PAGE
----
CUFF Review: 'Bloody Nose, Empty Pockets' Is a Drunken Farewell to a Beloved Watering Hole Directed by the Ross Brothers

CUFF Review: 'Bloody Nose, Empty Pockets' Is a Drunken Farewell to a Beloved Watering Hole Directed by the Ross Brothers
8
The people in the room almost need to go through what Bruce is saying word by word. Parts keep getting lost, but eventually, his sentiment is clear: "A heap see, but a few know what's going on."

The lonely veteran repeats his pearl of wisdom at least once amongst his breaks from dancing to whatever's on the jukebox in Bloody Nose, Empty Pockets, the latest work from non-fiction filmmakers Bill Ross IV and Turner Ross. There's no shortage of barroom truths shared in their story of a lounge's last night, though the film hasn't pegged its success to their profundity. The siblings and collaborators celebrate the boozy raconteurs and discover something of their own in the mix.

The bar in question is the Roaring 20s, a strip mall spot in a part of Las Vegas separated from the Strip by distance and rows of chain link fence. Despite the name, the location and its patrons don't read as the natural heirs to the flappers. The red lights over the bar provide a certain ambiance; the white string lights with plugs hanging in front of flatscreen TVs and couches tucked in the corners for drunken naps modify that ambiance.

The film enters the Roaring 20s before noon on its last day in operation. There's no word why they're going out of business –– the audience just understands that this is the last opportunity for an eclectic group of regulars to gather and bid farewell. For the most part, the old folks show up early with the young people filing in later. The music follows the same cycle, going from 1970s country through the Weeknd and Chance the Rapper and back.

We understand that it's the last night, even if we don't know what led to this moment. The audience also accepts that there's some construction on the part of the filmmakers. Much of Bloody Nose is in a style where the drinkers are left amongst themselves without interruption, but the Ross Brothers aren't precious about an illusion of their own invisibility. Some shots are clearly set up, and camera operators can be spotted in the mirrors behind the bar.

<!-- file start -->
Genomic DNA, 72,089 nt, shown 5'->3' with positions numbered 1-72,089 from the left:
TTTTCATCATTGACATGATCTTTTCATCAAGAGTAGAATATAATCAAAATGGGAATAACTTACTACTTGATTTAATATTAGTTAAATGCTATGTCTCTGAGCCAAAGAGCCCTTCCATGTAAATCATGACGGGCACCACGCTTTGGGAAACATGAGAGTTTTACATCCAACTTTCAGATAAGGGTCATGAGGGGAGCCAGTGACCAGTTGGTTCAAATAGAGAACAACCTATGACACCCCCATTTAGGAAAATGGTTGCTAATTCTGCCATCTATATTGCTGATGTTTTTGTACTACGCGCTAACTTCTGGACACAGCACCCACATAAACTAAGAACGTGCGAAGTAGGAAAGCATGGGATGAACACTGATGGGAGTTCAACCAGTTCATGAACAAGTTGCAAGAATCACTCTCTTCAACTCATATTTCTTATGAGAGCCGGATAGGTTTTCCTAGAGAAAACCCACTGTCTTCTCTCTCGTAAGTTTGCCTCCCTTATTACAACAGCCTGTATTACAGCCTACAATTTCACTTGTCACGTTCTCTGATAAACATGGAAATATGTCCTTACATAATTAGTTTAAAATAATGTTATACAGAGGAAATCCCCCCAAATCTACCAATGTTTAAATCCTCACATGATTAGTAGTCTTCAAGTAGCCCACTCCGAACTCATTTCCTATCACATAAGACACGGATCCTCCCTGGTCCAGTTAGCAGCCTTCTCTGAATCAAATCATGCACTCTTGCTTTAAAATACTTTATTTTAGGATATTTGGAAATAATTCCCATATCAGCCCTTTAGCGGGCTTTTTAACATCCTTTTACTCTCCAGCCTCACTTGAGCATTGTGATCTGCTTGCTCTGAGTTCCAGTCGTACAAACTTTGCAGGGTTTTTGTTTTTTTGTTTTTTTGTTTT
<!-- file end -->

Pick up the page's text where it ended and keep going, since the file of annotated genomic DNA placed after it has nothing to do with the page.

None of that holds the film back, since it's more invested in its cast of subjects than what the bar itself means as one location. Chief among the regulars is Michael, the person who sticks around the bar the longest on the day documented. He's an actor who's given up his art, an affectionate man nonetheless on edge and the one person visibly processing what the end of a personal institution means. He stands apart from the crowd, and the filmmakers give him the greatest showcase.

Michael gets into it with a suit-wearing young shit-disturber at one moment, not long after the youth had been heckled for reading a treatise off a set of receipt cards, drunkenly asking, "But why, some say, the bar?" Their conflict punctures the Cheers mystique, the bar-as-family line of thinking. That's an actual conversation that happens elsewhere in the film, with two pairs of people having parallel, opposing arguments. Bloody Nose isn't coming down on either side, but in that moment, the film is showing the best the space can be, an open forum for connection that might not always be healthy or democratic but has value regardless.

It's the end of a bar. Bloody Nose, Empty Pockets is thinking about endings of all kinds. People drift through, living out a largely smartphone-free, analogue night, with the world around them trickling away. The patrons can't escape the threat of natural catastrophes, climate change, and even nuclear annihilation, all of which come up in conversation. A part of their own lives is ending. There's no solution to be found to that, but watching the film's acknowledgement feels liberating and meaningful.



Calgary Underground Film Festival has moved online for its 2020 edition. Buy tickets over at the festival's website.